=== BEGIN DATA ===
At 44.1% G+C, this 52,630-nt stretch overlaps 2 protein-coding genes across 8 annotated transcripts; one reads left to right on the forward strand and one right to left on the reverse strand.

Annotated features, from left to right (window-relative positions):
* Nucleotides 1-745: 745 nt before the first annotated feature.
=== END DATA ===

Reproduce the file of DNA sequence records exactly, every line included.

At 44.1% G+C, this 52,630-nt stretch overlaps 2 protein-coding genes across 8 annotated transcripts; one reads left to right on the forward strand and one right to left on the reverse strand.

Annotated features, from left to right (window-relative positions):
* Nucleotides 1-745: 745 nt before the first annotated feature.